News from the euro zone was similarly downbeat as consumer prices fell y-o-y in September for the first time since the ECB launched its stimulus program. The 0.1% drop from a year ago raises the spectre of deflation – a sustained and self-reinforcing fall in prices – and may force the hand of ECB President Mario Draghi to increase the current bond-buying program.
In the US, a solid US private sector employment report soothed nerves Wednesday but the more important employment report – non-farm payrolls for the month of September – arrives today (October 2).
In Canada, the economy posted its second straight month of growth as GDP rose 0.3% month-over-month in July building on the 0.4% in June. The two months of positive growth stand in contrast to the first five when the economy contracted each month. Budget talks have started again in the US with both sides hoping to avoid the brinkmanship of past years; a measure to keep the government running through to December 11 was approved Wednesday.
Finally, negotiators in Atlanta are trying to reach an agreement on the Trans-Pacific Partnership Trade Talks. The talks span the Pacific region and involve 12 countries including Canada and its largest trading partners, the US, Mexico and Japan.
Volatility Returns Printer Friendly Refer a Friend
Written by PAG   
Friday, 28 August 2015

Equity market volatility was the story of the week as major stock benchmarks see-sawed around the world. Dramatically, the world’s most recognized index – the Dow – fell and rose more than 1,000 pts. from the open Monday to the close Thursday ending the four-day period in positive territory. Drivers leading to the downside were worries about Chinese economic growth – and by de facto – global growth. The catalyst spurring the rebound came in the form of better-than-expected gross domestic product (GDP) data out of the US which eased fears about the strength of the global economy.
For the second quarter, US GDP – the broadest measure of goods and services produced across the country – came in at 3.7% solidly beating early expectations of 2.3%. Oil prices surged on the news jumping 10% Wednesday – their biggest gain in six years while other commodities also picked themselves off the floor. Moves in China over the past couple of days also helped sooth nerves as the PBOC cut interest rates and flooded the market with liquidity to prop up its weakening economy.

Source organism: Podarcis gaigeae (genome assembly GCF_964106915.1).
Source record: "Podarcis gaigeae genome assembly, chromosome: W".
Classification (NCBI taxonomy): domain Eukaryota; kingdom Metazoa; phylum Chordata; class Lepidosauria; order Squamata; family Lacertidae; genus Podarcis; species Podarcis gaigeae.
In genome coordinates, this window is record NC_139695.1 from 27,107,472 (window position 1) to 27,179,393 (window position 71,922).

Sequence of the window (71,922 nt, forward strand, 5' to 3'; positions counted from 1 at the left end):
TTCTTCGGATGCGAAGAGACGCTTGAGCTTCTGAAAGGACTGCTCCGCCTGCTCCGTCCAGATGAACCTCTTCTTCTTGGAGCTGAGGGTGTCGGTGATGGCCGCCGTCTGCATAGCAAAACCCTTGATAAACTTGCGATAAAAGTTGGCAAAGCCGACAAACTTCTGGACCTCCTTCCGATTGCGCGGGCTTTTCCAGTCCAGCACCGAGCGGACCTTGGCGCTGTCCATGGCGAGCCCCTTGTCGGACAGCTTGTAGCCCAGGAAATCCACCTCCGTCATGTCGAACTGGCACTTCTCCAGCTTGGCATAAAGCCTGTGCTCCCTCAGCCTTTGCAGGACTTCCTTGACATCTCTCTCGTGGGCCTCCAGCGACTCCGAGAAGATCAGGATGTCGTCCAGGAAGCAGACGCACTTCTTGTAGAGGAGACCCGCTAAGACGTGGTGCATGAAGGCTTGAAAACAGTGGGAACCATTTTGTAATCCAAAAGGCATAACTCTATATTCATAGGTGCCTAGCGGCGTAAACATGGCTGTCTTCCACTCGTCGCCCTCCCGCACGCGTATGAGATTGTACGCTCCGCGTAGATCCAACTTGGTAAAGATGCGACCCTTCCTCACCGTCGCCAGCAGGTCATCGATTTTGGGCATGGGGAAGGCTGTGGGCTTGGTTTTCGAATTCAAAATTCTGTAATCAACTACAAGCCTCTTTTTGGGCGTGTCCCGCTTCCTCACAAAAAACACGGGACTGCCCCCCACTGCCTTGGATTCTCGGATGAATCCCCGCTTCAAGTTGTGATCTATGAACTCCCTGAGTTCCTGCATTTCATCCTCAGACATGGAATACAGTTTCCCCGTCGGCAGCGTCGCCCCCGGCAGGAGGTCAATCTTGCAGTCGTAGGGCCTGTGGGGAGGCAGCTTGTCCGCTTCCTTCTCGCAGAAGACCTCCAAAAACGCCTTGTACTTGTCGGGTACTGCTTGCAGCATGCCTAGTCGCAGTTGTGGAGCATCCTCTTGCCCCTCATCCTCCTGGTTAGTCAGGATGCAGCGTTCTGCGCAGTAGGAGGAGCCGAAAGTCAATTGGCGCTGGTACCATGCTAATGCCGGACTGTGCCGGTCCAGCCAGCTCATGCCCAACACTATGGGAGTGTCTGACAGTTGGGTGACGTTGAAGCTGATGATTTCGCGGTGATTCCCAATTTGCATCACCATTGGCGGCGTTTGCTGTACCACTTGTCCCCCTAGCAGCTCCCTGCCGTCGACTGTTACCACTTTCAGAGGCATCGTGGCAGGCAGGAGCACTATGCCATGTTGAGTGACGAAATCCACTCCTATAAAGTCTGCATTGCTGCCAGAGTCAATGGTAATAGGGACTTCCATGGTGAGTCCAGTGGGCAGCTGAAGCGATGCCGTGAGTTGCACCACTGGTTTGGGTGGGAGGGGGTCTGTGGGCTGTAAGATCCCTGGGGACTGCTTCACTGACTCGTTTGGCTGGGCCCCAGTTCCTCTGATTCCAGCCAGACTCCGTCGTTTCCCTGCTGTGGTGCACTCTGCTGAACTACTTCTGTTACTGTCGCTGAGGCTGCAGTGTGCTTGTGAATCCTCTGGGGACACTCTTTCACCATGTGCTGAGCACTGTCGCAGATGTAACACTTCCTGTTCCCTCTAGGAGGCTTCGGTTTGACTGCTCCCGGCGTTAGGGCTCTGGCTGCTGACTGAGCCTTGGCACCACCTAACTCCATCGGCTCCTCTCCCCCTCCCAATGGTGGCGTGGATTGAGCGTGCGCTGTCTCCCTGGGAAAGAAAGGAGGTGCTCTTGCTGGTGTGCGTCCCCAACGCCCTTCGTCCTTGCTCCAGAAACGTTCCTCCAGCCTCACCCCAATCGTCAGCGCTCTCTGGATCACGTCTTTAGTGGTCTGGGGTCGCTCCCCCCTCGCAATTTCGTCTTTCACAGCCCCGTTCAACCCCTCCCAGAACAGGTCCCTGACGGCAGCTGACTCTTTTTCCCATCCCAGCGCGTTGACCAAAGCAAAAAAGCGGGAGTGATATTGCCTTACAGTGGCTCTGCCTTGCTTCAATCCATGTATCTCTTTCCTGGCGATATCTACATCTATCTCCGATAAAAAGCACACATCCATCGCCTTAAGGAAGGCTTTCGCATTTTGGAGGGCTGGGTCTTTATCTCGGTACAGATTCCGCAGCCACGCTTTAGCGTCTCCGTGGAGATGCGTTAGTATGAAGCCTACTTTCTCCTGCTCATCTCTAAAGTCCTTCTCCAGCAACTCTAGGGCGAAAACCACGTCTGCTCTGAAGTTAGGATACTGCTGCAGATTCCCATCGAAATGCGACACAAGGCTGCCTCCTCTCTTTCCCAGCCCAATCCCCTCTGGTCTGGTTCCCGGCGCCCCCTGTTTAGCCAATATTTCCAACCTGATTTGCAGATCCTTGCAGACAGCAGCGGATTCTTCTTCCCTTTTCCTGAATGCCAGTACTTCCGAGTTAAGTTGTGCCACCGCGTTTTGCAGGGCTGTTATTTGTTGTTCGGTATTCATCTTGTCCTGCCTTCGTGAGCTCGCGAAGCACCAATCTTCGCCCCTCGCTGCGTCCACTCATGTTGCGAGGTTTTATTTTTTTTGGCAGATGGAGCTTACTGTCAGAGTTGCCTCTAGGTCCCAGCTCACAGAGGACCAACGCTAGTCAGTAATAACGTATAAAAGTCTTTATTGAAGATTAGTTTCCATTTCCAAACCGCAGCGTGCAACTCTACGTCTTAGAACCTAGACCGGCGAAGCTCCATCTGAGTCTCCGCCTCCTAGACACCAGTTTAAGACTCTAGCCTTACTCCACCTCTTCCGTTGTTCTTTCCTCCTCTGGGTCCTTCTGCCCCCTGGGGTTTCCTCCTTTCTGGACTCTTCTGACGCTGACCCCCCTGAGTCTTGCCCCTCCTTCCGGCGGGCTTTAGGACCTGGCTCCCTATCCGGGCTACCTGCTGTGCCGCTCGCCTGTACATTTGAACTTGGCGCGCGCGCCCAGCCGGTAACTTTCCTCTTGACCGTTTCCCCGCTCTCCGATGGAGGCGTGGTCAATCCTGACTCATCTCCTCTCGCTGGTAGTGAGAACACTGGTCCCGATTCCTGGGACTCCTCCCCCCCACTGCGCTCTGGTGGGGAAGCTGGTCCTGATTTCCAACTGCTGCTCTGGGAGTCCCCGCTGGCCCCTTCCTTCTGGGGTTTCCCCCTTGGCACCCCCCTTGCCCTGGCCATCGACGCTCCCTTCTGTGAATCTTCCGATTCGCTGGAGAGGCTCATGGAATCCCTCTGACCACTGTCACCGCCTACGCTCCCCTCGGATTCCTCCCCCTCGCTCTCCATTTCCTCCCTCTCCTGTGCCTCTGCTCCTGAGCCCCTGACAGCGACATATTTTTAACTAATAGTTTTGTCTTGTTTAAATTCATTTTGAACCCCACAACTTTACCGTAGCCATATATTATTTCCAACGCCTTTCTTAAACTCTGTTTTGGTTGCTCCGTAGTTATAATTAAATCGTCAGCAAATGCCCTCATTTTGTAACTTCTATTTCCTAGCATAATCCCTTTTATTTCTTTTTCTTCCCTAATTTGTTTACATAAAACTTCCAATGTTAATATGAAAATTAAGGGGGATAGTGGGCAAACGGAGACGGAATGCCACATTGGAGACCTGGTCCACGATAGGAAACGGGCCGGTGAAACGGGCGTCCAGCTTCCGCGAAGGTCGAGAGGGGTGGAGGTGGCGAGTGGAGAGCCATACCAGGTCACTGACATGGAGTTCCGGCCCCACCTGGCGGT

Eyes now turn to a meeting of central bankers in Jackson Hole, Wyoming which is hosted by the US Federal Reserve. Although Fed Chairwoman Yellen is not expected to attend the symposium that lasts into the weekend onlookers will be parsing communiques for any hints of when the Fed may start raising interest rates. The US central bank has pledged it would raise rates this year but it hasn’t said when; also unclear is whether the recent turmoil may complicate their plans. Greater clarity may come a week from now when US jobs numbers for August are released September 4.
All eyes on Fed Printer Friendly Refer a Friend
Written by PAG   
Friday, 07 August 2015
With the US Fed’s next policy meeting in September the focus of attention is turning to economic data releases as they may sway opinions as to when the Fed raises interest rates. The odds of an interest rate increase at the meeting next month are about 50-50 as of market close Thursday.
Perhaps the biggest news of the week that may tilt the scale one way or another are US jobs numbers out today (August 7) but keep in mind the FOMC will have one more jobs report to digest before they do or don’t act. Other reports released this week – US consumer spending and an ISM manufacturing report – sent mixed messages and were not helpful in discerning the Fed’s next move.
The Canadian jobs report is also out today and it will be parsed for further signs of decay in Canada’s economy after last week’s dismal GDP release. Growth is less of an issue across the Atlantic as the UK economy is expected to expand a robust 2.8% this year. That level of growth in combination with an expected 2% rate of inflation by Q3 2017 is allowing Bank of England Governor Mark Carney to build expectations for a rate rise next year.
Elsewhere, the leaders of France and Greece announced Thursday that they expect a final bailout package to be agreed upon before the month is out. And finally, the price of oil deserves mention as it hit multi-month lows this week with Brent crude settling below US$50 a barrel Thursday.